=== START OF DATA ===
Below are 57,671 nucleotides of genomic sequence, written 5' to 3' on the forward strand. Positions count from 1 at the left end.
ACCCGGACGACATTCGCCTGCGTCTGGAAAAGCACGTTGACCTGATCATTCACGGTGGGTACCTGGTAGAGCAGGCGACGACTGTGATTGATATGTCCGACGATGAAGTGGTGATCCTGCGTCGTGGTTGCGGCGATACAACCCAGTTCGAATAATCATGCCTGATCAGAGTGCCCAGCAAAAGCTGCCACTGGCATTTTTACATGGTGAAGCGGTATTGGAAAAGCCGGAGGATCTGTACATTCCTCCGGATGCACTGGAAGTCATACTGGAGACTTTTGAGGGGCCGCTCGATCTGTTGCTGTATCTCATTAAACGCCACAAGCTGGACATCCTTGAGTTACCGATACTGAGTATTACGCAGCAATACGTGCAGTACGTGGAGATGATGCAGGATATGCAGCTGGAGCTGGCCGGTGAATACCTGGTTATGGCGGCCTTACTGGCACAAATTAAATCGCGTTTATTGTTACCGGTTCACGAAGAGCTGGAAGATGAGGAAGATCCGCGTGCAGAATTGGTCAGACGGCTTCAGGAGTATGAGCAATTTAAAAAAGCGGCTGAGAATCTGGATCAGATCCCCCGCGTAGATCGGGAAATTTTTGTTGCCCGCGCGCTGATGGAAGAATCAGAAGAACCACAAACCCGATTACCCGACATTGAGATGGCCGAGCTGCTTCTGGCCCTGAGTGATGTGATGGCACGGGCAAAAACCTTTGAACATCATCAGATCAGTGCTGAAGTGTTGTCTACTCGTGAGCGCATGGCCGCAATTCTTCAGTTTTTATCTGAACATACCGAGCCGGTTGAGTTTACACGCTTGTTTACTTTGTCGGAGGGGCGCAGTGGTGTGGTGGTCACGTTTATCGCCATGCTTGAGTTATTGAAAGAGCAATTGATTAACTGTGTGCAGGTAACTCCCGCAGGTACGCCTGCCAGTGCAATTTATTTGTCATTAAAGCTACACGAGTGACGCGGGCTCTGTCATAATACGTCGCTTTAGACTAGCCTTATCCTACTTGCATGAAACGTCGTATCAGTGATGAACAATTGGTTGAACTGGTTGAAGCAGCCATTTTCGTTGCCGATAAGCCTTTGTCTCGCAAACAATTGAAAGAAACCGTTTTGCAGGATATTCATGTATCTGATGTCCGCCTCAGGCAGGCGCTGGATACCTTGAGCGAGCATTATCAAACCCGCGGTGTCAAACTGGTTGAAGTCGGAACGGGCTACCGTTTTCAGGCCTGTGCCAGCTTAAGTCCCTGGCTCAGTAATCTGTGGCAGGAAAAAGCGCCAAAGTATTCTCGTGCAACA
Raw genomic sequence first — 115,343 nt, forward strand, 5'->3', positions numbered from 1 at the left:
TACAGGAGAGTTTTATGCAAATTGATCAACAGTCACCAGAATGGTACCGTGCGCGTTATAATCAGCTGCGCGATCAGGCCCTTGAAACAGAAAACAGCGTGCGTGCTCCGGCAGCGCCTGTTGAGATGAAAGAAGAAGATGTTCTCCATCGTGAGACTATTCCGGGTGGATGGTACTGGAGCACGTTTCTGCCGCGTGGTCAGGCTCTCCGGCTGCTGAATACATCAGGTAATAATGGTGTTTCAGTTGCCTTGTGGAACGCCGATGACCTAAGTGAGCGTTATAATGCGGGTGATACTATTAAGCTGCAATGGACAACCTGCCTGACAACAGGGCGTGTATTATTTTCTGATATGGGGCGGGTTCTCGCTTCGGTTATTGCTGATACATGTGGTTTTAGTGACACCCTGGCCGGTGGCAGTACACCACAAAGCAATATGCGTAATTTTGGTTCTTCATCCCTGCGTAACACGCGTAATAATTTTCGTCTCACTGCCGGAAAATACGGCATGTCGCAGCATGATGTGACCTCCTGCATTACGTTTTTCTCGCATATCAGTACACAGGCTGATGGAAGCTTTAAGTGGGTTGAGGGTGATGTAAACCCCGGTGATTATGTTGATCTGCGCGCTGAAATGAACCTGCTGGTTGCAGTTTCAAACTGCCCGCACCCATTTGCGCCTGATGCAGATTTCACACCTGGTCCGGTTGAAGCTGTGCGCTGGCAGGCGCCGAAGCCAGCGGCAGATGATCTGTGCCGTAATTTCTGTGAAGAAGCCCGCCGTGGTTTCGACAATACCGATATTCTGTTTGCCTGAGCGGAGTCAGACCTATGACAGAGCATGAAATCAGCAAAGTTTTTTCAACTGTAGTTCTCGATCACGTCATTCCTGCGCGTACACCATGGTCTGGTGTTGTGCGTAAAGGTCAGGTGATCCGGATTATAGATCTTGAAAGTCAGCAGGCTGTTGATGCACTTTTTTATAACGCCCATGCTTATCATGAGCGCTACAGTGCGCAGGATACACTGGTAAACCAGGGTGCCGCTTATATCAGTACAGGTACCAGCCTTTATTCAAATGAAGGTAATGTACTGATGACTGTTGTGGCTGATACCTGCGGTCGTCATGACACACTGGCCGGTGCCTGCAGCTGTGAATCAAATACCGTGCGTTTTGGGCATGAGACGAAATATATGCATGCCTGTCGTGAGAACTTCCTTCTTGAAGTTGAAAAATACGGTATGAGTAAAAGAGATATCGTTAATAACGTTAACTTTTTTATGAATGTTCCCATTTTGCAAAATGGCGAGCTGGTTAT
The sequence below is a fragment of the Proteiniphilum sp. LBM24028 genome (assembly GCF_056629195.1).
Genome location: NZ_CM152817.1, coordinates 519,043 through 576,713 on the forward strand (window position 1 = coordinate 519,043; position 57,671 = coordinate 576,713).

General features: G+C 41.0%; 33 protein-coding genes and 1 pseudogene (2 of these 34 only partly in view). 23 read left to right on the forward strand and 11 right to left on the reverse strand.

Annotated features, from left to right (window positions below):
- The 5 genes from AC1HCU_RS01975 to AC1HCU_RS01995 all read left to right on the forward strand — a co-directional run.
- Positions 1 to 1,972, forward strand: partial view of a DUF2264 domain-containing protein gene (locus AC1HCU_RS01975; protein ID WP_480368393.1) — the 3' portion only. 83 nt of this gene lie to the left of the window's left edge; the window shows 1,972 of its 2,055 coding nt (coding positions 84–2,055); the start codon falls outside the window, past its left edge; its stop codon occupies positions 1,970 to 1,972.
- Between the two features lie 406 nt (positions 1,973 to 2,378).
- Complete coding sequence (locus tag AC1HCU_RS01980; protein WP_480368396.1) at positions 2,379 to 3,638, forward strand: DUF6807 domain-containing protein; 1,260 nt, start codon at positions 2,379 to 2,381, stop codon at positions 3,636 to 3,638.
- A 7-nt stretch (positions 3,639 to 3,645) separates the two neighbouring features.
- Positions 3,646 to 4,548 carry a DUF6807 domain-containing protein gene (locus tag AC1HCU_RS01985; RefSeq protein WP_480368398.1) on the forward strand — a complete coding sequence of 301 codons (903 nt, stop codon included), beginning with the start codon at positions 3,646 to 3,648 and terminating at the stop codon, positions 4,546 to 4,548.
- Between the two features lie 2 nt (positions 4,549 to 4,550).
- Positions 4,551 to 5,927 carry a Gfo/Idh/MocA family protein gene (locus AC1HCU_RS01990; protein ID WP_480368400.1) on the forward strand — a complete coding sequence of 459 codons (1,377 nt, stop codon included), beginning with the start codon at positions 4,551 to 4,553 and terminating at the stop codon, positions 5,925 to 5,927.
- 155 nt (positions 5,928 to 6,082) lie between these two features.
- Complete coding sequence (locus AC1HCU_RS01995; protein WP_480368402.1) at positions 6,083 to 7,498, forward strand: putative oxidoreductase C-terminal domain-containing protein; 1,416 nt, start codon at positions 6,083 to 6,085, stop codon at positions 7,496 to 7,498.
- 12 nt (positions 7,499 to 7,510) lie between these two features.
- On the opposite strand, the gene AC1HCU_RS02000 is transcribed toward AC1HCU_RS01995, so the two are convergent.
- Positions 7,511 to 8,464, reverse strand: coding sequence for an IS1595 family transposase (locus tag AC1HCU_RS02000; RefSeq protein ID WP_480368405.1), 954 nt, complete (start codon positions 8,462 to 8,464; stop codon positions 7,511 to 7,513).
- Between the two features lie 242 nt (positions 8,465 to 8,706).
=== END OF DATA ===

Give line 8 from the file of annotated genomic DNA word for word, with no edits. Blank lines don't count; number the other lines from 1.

Annotated features, from left to right (window positions below):